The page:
Martin Kaymer, Bernhard Langer and Rickie Fowler shared their thoughts last night on how to handle the vagaries of links golf
The inclement weather has been under constant watch at the 2015 Open this week, particularly this morning, as a persistent deluge of rain kept the players off the course for three and a half hours.
After the first round last night, Martin Kaymer, Rickie Fowler and Bernhard Langer spoke to guests of Open patron Mercedes-Benz, and Kaymer explained something about the mindset tour golfers need not only to endure these unsettling conditions, but to somehow produce championship golf in them.
“The Open is so much about fighting, patience, staying in the tournament and not getting ahead of yourself,” said Kaymer, who compiled a sturdy 71, one under par, in the first round yesterday. “It can be like this in all the majors, but in particular at The Open, because you can get unlucky with the tee times and then you just have to fight through. You can’t feel sorry for yourself for a second. No one is interested in that. You just have to fight your way through to give yourself a chance of winning on Sunday.”
Bernhard Langer added: “You learn to adapt to whatever conditions you find. If you want to be successful on tour then you have to adapt.”
Langer had to hold tough down the closing stretch late in the day yesterday, as the winds picked up, and he finished on 74, two over, with every chance of making the halfway cut.
“On 17 I hit a really good drive,” said Langer, 57, and the reigning Senior Open champ, “but even if I took the driver off the deck I could not have reached the green in two, so I laid up with a five iron and tried to make par that way, which didn’t happen. It was very difficult coming in with the wind off the left.”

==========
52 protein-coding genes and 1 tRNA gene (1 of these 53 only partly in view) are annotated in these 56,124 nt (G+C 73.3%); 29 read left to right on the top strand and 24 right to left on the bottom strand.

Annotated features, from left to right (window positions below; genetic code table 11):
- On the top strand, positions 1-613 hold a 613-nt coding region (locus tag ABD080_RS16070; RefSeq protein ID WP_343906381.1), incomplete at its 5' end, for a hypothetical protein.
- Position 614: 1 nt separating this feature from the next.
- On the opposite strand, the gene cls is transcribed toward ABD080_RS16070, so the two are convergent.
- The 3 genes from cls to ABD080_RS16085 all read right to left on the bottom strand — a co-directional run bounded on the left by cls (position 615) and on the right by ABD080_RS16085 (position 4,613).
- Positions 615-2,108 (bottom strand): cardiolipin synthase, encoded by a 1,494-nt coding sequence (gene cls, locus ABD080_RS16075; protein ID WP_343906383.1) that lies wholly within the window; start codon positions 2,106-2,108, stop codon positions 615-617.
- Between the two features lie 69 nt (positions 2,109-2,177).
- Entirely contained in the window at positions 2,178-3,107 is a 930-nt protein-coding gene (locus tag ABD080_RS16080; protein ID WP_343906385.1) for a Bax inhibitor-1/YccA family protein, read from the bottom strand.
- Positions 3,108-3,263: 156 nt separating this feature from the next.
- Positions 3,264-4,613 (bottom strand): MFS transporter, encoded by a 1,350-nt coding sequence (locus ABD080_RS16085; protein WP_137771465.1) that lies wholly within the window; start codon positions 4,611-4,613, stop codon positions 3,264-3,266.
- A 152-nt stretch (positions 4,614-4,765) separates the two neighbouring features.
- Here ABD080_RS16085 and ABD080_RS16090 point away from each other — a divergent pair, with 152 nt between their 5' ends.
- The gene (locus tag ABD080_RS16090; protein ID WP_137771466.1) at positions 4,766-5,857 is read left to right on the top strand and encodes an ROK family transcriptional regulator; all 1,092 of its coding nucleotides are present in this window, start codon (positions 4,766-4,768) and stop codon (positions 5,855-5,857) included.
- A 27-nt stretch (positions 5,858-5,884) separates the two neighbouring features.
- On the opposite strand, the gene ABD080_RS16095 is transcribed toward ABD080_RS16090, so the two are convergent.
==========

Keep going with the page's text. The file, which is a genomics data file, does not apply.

Fowler, the new Scottish open champion, offered an insight to how he copes so well with links golf for a golfer born and bred in the sunshine and lush turf of southern California.
“Links is my favourite style of golf,” said Fowler, the 26-year-old who finished runner-up to Rory McIlroy in the 2014 Open. “The golf courses have so much character and there are so many different options to playing a hole.
“I grew up playing on a local, public driving range which was just a 20-acre square of flat property, with a couple of pins out there and a few mounds, so I had a blank piece of paper for learning to use my imagination and trying to visualize different shots. Maybe I would start out shots at one flag and try to bring them in to another.
“Down there the wind tended to blow a little bit in the afternoons so that helped me to learn to play shots into the wind. That has helped me with links golf, and on a links course you can’t always see your target, so you have to be able to visualise your shots in your mind.”
So that’s the secret to links golf – just head to Mureitta Valley Golf Range in Murietta, California.
Mercedes-Benz is Proud Patron and Official Car of The Open.